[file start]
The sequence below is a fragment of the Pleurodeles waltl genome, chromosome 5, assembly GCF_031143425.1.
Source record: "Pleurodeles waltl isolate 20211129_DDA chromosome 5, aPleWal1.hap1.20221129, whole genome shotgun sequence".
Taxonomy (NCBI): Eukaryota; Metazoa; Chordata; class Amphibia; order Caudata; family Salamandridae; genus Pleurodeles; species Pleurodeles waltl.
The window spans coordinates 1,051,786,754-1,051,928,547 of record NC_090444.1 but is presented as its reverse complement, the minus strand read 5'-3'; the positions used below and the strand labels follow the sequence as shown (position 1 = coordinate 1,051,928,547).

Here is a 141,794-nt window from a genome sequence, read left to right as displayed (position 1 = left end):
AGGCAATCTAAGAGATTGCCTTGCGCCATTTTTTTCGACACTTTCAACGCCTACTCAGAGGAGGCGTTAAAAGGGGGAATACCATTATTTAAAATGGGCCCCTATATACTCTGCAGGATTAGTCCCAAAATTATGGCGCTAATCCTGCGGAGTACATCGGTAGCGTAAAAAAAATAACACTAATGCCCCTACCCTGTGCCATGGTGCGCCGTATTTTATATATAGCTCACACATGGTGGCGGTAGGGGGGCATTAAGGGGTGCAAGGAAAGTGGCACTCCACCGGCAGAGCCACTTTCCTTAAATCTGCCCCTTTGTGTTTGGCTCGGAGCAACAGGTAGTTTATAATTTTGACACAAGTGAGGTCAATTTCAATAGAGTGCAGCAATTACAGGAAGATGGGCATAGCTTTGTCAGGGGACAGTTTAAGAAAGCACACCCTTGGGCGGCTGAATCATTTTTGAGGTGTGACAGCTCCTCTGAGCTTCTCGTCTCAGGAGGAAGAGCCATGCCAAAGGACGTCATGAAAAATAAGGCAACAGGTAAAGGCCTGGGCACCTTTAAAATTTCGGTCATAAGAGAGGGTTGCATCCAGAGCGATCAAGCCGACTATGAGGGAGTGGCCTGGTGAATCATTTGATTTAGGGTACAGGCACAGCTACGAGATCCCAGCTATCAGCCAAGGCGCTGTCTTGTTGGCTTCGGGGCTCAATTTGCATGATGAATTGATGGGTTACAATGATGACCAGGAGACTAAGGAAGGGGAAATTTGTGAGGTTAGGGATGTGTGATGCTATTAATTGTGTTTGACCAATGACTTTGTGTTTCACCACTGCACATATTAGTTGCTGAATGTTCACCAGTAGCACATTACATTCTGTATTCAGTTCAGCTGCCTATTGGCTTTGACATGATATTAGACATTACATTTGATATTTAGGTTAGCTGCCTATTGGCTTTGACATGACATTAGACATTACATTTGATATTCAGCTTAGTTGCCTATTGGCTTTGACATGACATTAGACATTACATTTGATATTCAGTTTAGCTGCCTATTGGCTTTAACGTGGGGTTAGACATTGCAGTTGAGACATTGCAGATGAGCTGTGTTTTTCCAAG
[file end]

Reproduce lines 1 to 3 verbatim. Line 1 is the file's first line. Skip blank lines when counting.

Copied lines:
The sequence below is a fragment of the Pleurodeles waltl genome, chromosome 5, assembly GCF_031143425.1.
Source record: "Pleurodeles waltl isolate 20211129_DDA chromosome 5, aPleWal1.hap1.20221129, whole genome shotgun sequence".
Taxonomy (NCBI): Eukaryota; Metazoa; Chordata; class Amphibia; order Caudata; family Salamandridae; genus Pleurodeles; species Pleurodeles waltl.